Thus, in accordance with one embodiment of the present invention, a column of memory cells of the EEPROM type employs a sense amplifier circuit for producing a data output voltage. The sense amplifier compares a stable reference voltage with the voltage stored in a selected memory cell in an associated memory column, producing a differential voltage the polarity of which indicates the logic state of the selected memory cell. The stable voltage reference is derived from the column line immediately before the above-mentioned comparison is made to more accurately match the voltage level of the selected cell and to produce the correct logic output.
FIG. 1 is a schematic diagram illustrating a conventional level shifting sense amplifier.
FIG. 2 is a schematic diagram illustrating a conventional sense amplifier of the type that uses a dummy cell.
FIG. 3 is a schematic diagram illustrating a conventional sense amplifier of the type that uses a high trip inverter.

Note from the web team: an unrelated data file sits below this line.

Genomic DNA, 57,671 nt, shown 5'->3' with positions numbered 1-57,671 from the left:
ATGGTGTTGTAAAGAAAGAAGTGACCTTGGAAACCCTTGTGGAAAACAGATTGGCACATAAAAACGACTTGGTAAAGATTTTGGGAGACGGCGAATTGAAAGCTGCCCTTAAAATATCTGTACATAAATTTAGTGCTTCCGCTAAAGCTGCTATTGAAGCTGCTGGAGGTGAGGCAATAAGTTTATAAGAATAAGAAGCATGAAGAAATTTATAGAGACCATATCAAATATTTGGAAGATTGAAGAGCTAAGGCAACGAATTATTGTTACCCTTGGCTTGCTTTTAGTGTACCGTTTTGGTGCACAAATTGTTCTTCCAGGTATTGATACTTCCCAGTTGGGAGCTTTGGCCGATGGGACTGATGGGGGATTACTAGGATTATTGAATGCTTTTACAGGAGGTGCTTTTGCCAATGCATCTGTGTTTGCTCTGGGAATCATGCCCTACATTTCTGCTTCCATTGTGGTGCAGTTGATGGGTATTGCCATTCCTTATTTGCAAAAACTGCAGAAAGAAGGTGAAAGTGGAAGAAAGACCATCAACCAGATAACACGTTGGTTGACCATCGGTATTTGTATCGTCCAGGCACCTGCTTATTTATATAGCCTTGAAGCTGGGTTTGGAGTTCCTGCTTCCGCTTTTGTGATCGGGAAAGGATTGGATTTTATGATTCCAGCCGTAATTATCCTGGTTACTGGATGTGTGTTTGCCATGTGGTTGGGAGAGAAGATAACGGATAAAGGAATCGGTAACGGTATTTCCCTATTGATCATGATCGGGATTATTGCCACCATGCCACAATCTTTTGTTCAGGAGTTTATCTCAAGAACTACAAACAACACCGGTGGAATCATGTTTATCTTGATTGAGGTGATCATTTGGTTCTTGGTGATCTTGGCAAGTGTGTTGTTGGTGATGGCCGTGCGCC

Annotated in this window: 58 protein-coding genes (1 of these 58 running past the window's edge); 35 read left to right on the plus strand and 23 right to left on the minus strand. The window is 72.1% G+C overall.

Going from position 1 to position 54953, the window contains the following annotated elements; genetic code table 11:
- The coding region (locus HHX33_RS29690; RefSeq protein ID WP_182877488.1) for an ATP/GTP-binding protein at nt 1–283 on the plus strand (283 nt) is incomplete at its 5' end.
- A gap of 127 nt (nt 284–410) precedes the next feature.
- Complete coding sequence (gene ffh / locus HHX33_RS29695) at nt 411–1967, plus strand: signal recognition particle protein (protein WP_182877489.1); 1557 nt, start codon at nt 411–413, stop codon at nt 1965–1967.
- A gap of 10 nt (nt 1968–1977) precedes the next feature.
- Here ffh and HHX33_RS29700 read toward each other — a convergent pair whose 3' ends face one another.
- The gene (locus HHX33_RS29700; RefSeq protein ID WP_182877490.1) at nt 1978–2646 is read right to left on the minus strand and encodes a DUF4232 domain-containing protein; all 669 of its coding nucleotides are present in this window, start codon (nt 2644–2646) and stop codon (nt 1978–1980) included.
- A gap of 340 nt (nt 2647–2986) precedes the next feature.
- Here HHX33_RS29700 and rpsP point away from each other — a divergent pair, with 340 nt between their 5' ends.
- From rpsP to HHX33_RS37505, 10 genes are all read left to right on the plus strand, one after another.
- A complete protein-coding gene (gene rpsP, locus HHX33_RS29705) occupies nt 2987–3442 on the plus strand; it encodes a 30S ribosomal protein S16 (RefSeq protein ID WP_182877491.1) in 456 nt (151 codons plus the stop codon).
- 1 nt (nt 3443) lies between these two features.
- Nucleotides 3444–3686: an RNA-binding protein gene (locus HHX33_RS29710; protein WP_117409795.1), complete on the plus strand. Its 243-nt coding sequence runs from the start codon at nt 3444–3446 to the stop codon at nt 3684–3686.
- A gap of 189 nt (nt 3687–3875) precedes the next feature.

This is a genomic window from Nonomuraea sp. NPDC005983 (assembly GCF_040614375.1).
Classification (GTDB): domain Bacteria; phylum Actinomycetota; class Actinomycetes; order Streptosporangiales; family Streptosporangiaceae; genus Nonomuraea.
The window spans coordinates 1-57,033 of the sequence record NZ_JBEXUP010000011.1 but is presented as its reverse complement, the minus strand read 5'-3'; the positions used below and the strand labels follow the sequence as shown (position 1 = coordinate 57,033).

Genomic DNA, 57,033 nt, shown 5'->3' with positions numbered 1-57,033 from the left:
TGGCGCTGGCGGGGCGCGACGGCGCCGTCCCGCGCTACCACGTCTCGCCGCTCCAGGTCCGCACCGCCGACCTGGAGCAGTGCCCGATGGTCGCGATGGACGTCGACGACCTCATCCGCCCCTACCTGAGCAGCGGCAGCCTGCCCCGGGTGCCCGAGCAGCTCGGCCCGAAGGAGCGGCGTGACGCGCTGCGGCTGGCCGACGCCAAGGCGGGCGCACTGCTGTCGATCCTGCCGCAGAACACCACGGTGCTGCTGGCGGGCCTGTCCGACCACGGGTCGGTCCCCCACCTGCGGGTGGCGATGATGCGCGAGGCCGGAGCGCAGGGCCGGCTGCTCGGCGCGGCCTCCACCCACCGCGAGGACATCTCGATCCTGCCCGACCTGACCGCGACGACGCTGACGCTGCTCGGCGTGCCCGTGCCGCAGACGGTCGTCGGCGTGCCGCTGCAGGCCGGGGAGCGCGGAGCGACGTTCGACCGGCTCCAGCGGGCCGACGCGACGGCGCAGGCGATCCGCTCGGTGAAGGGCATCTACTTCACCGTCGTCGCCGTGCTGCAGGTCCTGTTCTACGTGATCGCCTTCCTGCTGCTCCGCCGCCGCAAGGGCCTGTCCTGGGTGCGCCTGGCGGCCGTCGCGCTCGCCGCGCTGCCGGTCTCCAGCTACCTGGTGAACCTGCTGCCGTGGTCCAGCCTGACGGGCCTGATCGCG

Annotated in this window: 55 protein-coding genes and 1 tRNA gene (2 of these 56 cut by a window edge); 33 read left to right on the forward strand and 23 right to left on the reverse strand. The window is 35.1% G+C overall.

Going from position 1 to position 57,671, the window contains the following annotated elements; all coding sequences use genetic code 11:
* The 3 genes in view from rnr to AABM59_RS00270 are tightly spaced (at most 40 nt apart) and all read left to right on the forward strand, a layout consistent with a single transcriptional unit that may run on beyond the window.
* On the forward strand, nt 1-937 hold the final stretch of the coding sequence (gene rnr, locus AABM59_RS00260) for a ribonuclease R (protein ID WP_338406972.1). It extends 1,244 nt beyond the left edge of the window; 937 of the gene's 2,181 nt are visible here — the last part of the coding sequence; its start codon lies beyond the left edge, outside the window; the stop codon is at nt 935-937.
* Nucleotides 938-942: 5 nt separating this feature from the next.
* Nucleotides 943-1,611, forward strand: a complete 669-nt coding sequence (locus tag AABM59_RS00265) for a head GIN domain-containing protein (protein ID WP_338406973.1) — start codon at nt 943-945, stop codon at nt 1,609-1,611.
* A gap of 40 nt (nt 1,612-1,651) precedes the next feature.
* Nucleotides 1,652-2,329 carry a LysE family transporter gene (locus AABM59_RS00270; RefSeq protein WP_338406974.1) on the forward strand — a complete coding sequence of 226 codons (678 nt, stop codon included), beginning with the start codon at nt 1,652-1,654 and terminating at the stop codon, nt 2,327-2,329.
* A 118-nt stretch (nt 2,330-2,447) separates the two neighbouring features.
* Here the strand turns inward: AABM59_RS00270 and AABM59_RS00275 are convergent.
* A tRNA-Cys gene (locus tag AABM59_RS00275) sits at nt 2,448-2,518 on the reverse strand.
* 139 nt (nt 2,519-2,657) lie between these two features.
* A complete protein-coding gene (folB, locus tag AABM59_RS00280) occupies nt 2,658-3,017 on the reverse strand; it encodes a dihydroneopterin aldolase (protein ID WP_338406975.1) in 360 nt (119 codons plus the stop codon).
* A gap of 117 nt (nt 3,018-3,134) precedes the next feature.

FIG. 4 is a schematic diagram illustrating a conventional variation of the dummy cell type of sense amplifier.
FIG. 5 is a block diagram illustrating a sense amplifier in accordance with the present invention;
FIG. 6 is a schematic diagram illustrating a sense amplifying circuit in accordance with the present invention;
FIG. 7 is a schematic diagram illustrating an alternative embodiment of a sense amplifying circuit in accordance with the present invention; and
FIG. 8 is a timing diagram illustrating the timing necessary to operate the circuit shown in FIG. 7 in accordance with the present invention.